It used to be an invective we shouted to anyone that we thought was a ‘fraidy cat.
This is me especially when I think about chickens. Dead chickens in meat trays with wiggly pink meat – not the characters that poke their beaks into the dirt and ruffle their feathers when you scoot them out from under your feet.
The live ones are interesting. Colorful, most of them. Loud, if they’re male. Darned adorable, if a tiny pale yellow fluff-ball when brand spankin’ new.
I had a chance to experience them in a way that this Midwesterner hasn’t ever when I visited Key West. They are everywhere. No, I mean it! We were greeted with huge roosters in living color at the airport. They were smart enough to avoid the roads. The volume of traffic was enough to encourage them to stay off the streets, but that meant the restaurants, stores, and sidewalks were filled with them.
One of my favorite Cuban restaurants had an entire dynasty in the outdoor portion of the restaurant. Of course, this just added to the sense of authenticity. (Does Cuba have a lot of chickens?? For whatever reason, I think it might.)
I was leary of the cocks. Ornery little peckers.
Still, I have always had a poultry bias. Yes, I admit it. I think they are dirty. Nothing says “wet market” like bird poop everywhere mixed with moulted feathers and a constant cheaping, clucking, crowing, and all the other chicken chatter. It’s not a long leap to the wet, wiggly pink flesh that makes me want to urp.
I should have learned to cook when I was growing up, but I didn’t have much opportunity. By the time I turned 13, we were in a new house 600 miles from anything familiar. Mom’s alcoholism was on the verge of being out of control and, well…you know…thirteen. It’s a really hard year for the parents. We moved into a slightly smaller house – downsizing since it was just the three of us. With sibling four out of the nest, there was no need for all those rooms to clean. The new house had a galley kitchen that didn’t allow for more than two people that liked each other to work at the same time. So, I was sh*t out of luck for learning to cook from that point on. My role was dishwasher. I was pretty good at it, if I may say so.
Chickens. I like them fried, grilled, in casseroles, even kabobs are good. Just not raw.
Having spent most of my college career in one dorm or another, it wasn’t until the winter of 1978 that I moved into a slum of a duplex with my new husband. The place was filthy but, well-ventilated thanks to the 1-inch gap under the front door where I could watch vermin take refuge inside. The kitchen base cabinets had rotted floors, so I avoided putting anything that wasn’t rat or roach poison inside. Needless to say, we had a very small budget for food. We were pretty excited about the market that opened up near our duplex that might have been considered today’s precursor to Costco. Buying in bulk is still hard on a budget, but we were careful. The meat was a godsend. It was cheap, and lucky for us I could get animal protein on our budget. I was hungry for something other than hamburgers and Kraft macaroni and cheese dinners so I bought a couple of whole chickens with the intent to cut them up and put them in the freezer.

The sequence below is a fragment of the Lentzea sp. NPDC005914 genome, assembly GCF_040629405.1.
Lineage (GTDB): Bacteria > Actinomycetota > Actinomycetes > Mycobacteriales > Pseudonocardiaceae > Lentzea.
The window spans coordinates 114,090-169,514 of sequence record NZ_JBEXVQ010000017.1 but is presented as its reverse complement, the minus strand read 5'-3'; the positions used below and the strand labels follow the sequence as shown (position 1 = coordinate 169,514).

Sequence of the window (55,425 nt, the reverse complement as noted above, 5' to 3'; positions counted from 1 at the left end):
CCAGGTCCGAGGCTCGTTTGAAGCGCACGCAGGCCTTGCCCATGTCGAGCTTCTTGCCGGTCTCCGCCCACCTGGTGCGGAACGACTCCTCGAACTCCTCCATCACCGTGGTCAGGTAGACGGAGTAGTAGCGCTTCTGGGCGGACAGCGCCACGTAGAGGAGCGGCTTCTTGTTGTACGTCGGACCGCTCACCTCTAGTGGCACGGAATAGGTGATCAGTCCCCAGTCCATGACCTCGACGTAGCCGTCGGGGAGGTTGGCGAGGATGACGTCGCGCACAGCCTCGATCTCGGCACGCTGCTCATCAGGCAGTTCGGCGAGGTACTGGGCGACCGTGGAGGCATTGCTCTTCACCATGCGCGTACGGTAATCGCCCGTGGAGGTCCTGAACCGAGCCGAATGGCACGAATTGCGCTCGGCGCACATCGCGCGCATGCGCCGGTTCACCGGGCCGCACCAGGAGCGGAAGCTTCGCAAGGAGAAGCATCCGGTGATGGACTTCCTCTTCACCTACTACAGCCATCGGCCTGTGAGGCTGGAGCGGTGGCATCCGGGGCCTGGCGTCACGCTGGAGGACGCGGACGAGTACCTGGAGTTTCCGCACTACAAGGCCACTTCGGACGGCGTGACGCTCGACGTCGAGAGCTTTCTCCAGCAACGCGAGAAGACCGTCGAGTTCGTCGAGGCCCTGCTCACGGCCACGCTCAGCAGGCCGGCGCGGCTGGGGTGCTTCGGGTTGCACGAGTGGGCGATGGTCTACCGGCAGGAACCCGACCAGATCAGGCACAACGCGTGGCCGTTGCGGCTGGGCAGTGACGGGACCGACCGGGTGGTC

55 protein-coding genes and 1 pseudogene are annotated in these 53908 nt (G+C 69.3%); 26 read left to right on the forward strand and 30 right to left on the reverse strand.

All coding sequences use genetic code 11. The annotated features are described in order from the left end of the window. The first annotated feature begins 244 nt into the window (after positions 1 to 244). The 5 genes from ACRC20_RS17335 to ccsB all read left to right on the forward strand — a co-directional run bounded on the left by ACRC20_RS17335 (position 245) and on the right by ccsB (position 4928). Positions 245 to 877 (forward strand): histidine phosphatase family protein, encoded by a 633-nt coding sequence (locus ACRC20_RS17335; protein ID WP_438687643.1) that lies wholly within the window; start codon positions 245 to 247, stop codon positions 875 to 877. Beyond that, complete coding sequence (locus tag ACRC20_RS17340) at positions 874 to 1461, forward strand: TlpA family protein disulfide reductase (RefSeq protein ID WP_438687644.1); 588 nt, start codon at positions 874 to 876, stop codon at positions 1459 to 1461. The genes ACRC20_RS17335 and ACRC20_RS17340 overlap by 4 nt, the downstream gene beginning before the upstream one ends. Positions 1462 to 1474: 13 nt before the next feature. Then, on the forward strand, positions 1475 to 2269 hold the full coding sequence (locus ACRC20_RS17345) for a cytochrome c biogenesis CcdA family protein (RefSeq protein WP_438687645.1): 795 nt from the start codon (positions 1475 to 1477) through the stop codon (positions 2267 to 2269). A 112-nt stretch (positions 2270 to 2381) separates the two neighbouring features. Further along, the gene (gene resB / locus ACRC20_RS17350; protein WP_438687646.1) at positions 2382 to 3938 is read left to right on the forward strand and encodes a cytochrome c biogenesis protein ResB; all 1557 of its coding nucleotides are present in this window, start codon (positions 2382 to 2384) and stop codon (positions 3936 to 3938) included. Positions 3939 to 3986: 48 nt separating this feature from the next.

She could hear me crying and cursing at the top of my lungs. Between grinding that damn cartilage with my dull knife, and rushing to the sink to hurl, my neighbor, a tall husky woman of German descent, started beating on the door. Oh, great. Just one more thing to make this already-crappy day, crappier.
God bless her soul! I don’t know if she is still alive, but if she is, I hope God has blessed her richly in this life for doing the one singularly Christian thing anyone can do: take the knife away!
To this day, I still struggle with raw chicken, but I’ve learned a life-hack (Imma gonna let that pun go, too) that makes it a little easier: Defrost the meat about half way, then cut with a recently honed knife — quickly.
That wasn’t the only mishap with poultry. It was on Thanksgiving Day of 1982, with a ragtag group of new military friends from 3 or 4 branches of the service in my tiny little Seattle apartment, that I asked a Marine to slice up the turkey while I finished getting a few things on the tables. (What he didn’t know was that I simply had no idea where to start on a project like that and hoped desperately he did or at least was brave enough to venture in. He was a Marine, after all. Don’t we send them in first???)
It got really quiet in the apartment. Usually that’s not a good thing. I looked towards the kitchen to investigate. Ken (not his real name) was pulling a bag of body parts out of the cavity and asking, “Are these supposed to still be in here?”
These stories and too many others have served as fodder for my family’s sick sense of humor. I have literally dozens upon dozens of chicken things from coffee cups to exquisitely quilted wall hangings with chickens and roosters all over them. I’m certain not a birthday or a Christmas has not served as an opportunity to present me with the latest in feathered finery. Frankly, I’m surprised there isn’t a coop in the backyard!
What I Know Now
Has nothing to do with chickens.
It has everything to do with not taking yourself too seriously. I love that my family has sent me chickens for lo these many years. The stories are amusing, if not a bit self-effacing. I mean, really. How can you demand much shock and awe when you wield a knife in one hand and a barf bag in the other?
I identify with those silly chickens. I fear things I don’t understand. I’m insufferable when my ideas are overbaked. I can get my feathers ruffled on occasion. However, it is moments like these that it is important to enjoy because they are the ones that make you a real person. Accepting your foibles and your fumbles develops a sense of humility. They level the playing field making you approachable and accessible to the people who need you the most.